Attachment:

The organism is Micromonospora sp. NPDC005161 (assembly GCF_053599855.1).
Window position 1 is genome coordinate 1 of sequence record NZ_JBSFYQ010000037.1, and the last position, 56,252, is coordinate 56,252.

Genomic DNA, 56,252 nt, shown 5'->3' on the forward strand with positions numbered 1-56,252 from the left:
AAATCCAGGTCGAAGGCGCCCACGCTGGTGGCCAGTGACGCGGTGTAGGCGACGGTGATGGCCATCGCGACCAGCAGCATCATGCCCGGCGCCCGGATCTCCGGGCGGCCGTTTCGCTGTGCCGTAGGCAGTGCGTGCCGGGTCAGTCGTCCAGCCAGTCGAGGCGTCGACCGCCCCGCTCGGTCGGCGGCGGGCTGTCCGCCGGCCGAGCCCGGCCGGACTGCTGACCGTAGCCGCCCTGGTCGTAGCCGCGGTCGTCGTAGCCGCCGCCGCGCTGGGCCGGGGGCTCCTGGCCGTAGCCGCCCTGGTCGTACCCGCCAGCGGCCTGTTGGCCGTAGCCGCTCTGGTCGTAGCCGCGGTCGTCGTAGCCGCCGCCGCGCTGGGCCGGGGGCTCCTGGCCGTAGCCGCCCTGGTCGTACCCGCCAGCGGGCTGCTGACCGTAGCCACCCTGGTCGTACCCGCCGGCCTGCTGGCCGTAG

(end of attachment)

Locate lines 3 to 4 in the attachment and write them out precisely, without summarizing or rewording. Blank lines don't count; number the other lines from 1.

Genomic DNA, 56,252 nt, shown 5'->3' on the forward strand with positions numbered 1-56,252 from the left:
AAATCCAGGTCGAAGGCGCCCACGCTGGTGGCCAGTGACGCGGTGTAGGCGACGGTGATGGCCATCGCGACCAGCAGCATCATGCCCGGCGCCCGGATCTCCGGGCGGCCGTTTCGCTGTGCCGTAGGCAGTGCGTGCCGGGTCAGTCGTCCAGCCAGTCGAGGCGTCGACCGCCCCGCTCGGTCGGCGGCGGGCTGTCCGCCGGCCGAGCCCGGCCGGACTGCTGACCGTAGCCGCCCTGGTCGTAGCCGCGGTCGTCGTAGCCGCCGCCGCGCTGGGCCGGGGGCTCCTGGCCGTAGCCGCCCTGGTCGTACCCGCCAGCGGCCTGTTGGCCGTAGCCGCTCTGGTCGTAGCCGCGGTCGTCGTAGCCGCCGCCGCGCTGGGCCGGGGGCTCCTGGCCGTAGCCGCCCTGGTCGTACCCGCCAGCGGGCTGCTGACCGTAGCCACCCTGGTCGTACCCGCCGGCCTGCTGGCCGTAG